1

app.routing.module.ts

const routes: Routes = [
    { path: '', component: AComponent },
    ...
    { path: 'homes/:id/:rate/:item', component: HomesComponent},
    { path: 'details/:id/:name/:product', component: DetailComponent},
    ...
]

As per client's requirement, we need to change the path to homes for both components. So we've updated the app.routing.module.ts.

Updated app.routing.module.ts

const routes: Routes = [
    { path: '', component: AComponent },
    ...
    { path: 'homes/:id/:rate/:item', component: HomesComponent},
    { path: 'homes/:id/:name/:product', component: DetailComponent},
    ...
]

but, due to the same number of parameters that we're using in each component we are getting conflict and it's not rendering properly, for all condition it is routing to HomesComponent that we've given first in the Routes list.

Do you guys have any suggestions to resolve this issue, without compromising the path and number of parameters?

  • 1
    interesting question, i don't know how to do this, but you can play around by adding constant word on your url pattern like this : { path: 'homes/:id/:rate/item/:item', component: HomesComponent} ? – Yanis-git Apr 11 '18 at 7:06
  • How would YOU differentiate between HomeComponent and 'DetailComponent` paths? – ritaj Apr 11 '18 at 7:06
  • 1
    That doesn’t make much sense since a parameter can be anything how would the router know the difference? The way router works out the paths is with paths, not parameters. Why don’t you include an additional element on your path like homes/detail/...? – Hugo Noro Apr 11 '18 at 7:59
  • @Yanis-git Hugo Noro adding constant word is not possible because the client needed same URL structure as it is which is already indexed in Google. – Alwin Richard Apr 11 '18 at 8:39
  • @ritaj Yeah, that's what we're trying to figure out. – Alwin Richard Apr 11 '18 at 8:43
8

Use custom UrlMatcher when paths and parameters are not helpful

Form official doc: A custom URL matcher can be provided when a combination of path and pathMatch isn't expressive enough

In your case i would create a custom matcher.

SOLUTION 1:

export const routes = [{ 
  matcher: homeCustomerMatcher,
  component: HomeComponent 
}, {
  matcher: detailsCustomerMatcher,
  component: DetailsComponent
}];

Scenario A: If the data types are different for parameters. Assuming/:rate params is number data type and /:name is string

export function homeCustomerMatcher(url: UrlSegment[]){
 return url.length === 3 && isInteger(url[1].path * 1) ? ({consumed: url}) : null;
}

Scenario B: If the /:name values are pre defined. Assuming:/rate and :/name is same date type

In this case we can create a collection/array of possible name values and compare the values again the path values.

const possibleNameValues = ["A","B","C"];
export function homeCustomerMatcher(url: UrlSegment[]){
 return url.length === 3 &&  possibleNameValues.includes(url[1].path)  
 ? ({consumed: url}) : null;
}

SOLUTION 2:

Using regexwith UrlMatcher to match the param data type

  {
    path: 'homes/:id',
    children: [
        {
            path: ':rate',
            matcher: NumericUrlMatcher,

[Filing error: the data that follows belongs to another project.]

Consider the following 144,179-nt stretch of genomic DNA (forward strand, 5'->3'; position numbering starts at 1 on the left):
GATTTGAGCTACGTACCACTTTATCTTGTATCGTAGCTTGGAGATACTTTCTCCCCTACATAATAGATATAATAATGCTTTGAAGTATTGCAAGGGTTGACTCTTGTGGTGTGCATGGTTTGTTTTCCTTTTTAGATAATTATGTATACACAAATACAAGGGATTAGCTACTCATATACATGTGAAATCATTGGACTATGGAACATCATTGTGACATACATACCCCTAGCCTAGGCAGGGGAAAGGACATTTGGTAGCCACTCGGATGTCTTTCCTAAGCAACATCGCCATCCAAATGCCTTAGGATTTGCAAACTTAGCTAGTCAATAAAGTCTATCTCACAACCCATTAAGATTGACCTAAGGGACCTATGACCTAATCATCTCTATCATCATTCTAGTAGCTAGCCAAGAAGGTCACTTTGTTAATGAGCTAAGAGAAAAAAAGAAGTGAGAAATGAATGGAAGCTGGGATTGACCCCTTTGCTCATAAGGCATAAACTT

component: Ratecomponent
        },
        {
            path: ':name',
            component: NameComponent
        }
   }

Now you customer matcher function should be updated to

 export function NumericUrlMatcher(url: UrlSegment[]) {
    const regex = new RegExp(...);
    const match = url[0].path.match(regex);
    return match !== null && match[0].length === url[0].path.length;
  }
|improve this answer|||||
  • Thank you so much. I'll try your approach and update. :) – Alwin Richard Apr 11 '18 at 11:46
  • @Karthick: Great one :) – estin sunny Apr 11 '18 at 11:56
3

You could make a wrapper component with the path and programatically route to different components.

const routes: Routes = [
    { path: '', component: AComponent },
    ...
    { path: 'homes/:id/:rate/:item', component: WrapperComponent},
    ...
]

Wrapper template:

<detail-component *ngIf="yourCondition"><detail-component>
<home-component *ngIf="!yourCondition"></home-component>

How would you go about finding the first method for yourCondition I don't know.

However, I would definitely advise against this.

|improve this answer|||||
  • very smart idea, i think is only way to do this. – Yanis-git Apr 11 '18 at 9:34
1

When for scenario like above, depends upon query parameter and not as route param, i find @ritaj's answer useful with few more lines of code to check for the routes like below. As UrlMatcher does not seem to have access to activated route and thus the params with it.

Route

{ path: 'apply', component: ApplicationRouterComponent },

Route handler component

export class ApplicationRouterComponent implements OnInit {

  type: string;
  state: string;

  constructor(private route: ActivatedRoute) { }

  ngOnInit() {
    this.route.queryParams.subscribe(q => {
      this.type = q['type'];
      this.state = q['state'];
    });
  }

  showApplicationForm(): boolean {
    return this.type !== 'new' || this.state !== 'inprogress';
  }

  showInProgressForm(): boolean {
    return this.type === 'new' && this.state === 'inprogress';
  }

}

Route handler html

<app-application *ngIf="showApplicationForm()"></app-application>
<app-resume *ngIf="showInProgressForm()"></app-resume>
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